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T is for Testing

May 15th, 2011 at 11:30 am

I just typed the headline and chuckled to myself because if I were at work, someone would say, do you meant state tests or local assessments. But, no, I'm talking about testing recipes.

I like to read murder mysteries. One of my favorite authors is Joanne Fluke because I like her character, Hannah, but also because she has cookie recipes throughout.

I tested a cookie recipe today and I'm very pleased. It is for chocolate covered raisin cookies and they are pretty tasty. My husband liked cookies, but not raisins. I wanted to bake some cookies as a treat for my bosses for a meeting we have this week so I didn't feel guilty making these cookies and not leaving them for my hubby to enjoy. He's trying to cut back on the sweets a bit, so he's not tempted. I'm sharing it because I think you might like to try it:

Chocolate Covered Raisin Cookies
Preheat oven to 350 degrees F.
1 cup butter (2 sticks) at room temperature
1 small package (makes 4 half cups) butterscotch instant pudding mix not sugar free
cup white sugar (granulated)
cup brown sugar
1 egg, beaten
1 teaspoon vanilla extract
teaspoon salt
1 teaspoon baking soda
teaspoon ground cinnamon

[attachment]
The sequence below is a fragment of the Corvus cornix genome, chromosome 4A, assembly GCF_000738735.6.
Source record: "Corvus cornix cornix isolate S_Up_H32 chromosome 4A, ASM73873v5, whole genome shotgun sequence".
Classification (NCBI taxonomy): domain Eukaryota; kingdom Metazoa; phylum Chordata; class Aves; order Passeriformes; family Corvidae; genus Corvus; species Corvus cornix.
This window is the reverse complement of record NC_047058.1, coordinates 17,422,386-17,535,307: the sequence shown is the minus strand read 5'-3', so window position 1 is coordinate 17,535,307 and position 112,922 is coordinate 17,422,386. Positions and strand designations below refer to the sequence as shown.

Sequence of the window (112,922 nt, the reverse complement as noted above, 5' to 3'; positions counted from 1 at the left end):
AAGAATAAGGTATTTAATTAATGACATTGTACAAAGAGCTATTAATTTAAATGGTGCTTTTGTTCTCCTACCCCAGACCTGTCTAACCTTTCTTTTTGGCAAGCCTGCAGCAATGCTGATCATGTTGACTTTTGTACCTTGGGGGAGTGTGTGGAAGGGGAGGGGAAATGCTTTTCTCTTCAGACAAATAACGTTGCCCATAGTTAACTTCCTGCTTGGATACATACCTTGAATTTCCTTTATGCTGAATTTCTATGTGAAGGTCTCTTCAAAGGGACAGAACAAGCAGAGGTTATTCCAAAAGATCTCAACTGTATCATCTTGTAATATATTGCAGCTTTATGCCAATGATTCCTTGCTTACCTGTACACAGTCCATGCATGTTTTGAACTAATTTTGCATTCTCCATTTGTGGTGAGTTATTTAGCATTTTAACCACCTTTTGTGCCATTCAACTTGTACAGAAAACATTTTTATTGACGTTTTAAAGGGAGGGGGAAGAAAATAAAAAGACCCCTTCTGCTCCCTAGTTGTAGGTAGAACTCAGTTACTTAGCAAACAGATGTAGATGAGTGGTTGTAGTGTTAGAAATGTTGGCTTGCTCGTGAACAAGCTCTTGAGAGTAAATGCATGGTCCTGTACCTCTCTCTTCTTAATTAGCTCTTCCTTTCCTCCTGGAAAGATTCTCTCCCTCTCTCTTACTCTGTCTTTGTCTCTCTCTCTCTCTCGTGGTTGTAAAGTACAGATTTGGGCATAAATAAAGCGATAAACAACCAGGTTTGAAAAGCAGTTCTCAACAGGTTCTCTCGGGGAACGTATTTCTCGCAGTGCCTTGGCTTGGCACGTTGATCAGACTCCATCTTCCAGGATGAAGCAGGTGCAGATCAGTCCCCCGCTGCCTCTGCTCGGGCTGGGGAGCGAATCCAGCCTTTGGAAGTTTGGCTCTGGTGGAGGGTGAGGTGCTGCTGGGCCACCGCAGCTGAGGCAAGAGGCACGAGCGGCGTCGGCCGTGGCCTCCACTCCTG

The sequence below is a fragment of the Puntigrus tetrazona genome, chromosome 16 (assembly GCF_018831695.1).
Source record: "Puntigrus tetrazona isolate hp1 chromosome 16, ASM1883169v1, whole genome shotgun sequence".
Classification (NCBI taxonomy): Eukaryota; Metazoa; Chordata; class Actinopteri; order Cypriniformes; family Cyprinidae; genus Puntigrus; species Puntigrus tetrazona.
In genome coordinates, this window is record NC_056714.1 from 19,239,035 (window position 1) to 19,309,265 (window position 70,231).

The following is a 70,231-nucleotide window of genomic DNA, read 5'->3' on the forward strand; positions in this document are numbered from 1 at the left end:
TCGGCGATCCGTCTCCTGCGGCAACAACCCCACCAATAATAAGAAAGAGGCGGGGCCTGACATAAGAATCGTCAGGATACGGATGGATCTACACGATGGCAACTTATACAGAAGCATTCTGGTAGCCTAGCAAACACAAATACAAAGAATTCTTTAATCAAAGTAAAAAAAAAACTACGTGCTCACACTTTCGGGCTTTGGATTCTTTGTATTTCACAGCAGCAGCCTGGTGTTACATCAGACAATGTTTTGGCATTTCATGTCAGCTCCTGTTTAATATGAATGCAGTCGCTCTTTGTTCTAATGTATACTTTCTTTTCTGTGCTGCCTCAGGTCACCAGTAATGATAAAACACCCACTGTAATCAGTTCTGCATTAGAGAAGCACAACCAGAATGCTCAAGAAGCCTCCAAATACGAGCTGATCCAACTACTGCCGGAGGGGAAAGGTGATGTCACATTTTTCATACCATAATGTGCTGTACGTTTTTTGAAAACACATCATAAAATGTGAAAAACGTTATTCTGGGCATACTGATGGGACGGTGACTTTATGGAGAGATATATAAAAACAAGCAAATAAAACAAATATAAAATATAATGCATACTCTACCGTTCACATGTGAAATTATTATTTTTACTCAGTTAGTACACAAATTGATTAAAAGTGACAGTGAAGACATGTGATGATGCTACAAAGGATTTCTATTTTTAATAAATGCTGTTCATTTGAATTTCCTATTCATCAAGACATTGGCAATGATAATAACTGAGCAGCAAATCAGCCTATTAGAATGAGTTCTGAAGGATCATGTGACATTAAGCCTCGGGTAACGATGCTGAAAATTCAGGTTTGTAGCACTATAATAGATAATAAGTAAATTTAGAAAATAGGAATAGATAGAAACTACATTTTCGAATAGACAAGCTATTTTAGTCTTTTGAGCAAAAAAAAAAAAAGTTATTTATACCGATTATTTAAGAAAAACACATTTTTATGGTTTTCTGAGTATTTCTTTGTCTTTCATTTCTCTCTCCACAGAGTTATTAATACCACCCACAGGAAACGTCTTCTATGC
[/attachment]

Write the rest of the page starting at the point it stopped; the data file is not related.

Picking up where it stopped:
1 cups all purpose flour
1 cups quick rolled oats (not instant)
1 cup chocolate covered raisins (I used Nestle Raisinets, an 11 ounce bag. There was cup left)
1 cup butterscotch chips (6 oz package)
This makes a very heavy, stiff dough. If you have a mixer, you might want to use it!
Mix the softened butter, dry pudding mix, white sugar, and brown sugar. Beat until creamed. Add the egg and vanilla extract. Add the baking soda, salt and cinnamon.
Add the flour in half cup increments, mixing after each addition. Do the same with the oats.

By hand, add the chocolate covered raisins and butterscotch chips.
Drop the cookie dough by rounded Tablespoons onto cookie sheets. Works best if you have parchment paper on the cookie sheets.

Bake 15 to 17 minutes. Let cool two minutes on cookie sheets and then move to wire racks to cool.


The author in her acknowledgement page thanked one of her in-house story editors who tasted everyone one of the recipes. Now, isn't that a sacrifice?!?

2 Responses to “T is for Testing”

  1. marvholly Says:

    Several other authors write mysteries that include recipes
    Diane Mott Dvidson
    Susan Albert Wittig
    Claudine(?) Bishop
    Tamyr(?) Meyers (2 series food & antiques)
    and several more I cannot right now think of. I read them all and enjoy all but VERY seldom do the recipes as they usually need some $$ ingredient I never use/stock.

  2. rob62521 Says:

    I really like Diane Mott Davidson as well. Her jailbreak potatoes were fabulous and used common ingredients. I'm with you on the recipes that call for stuff I don't have and don't want to pay big money for!

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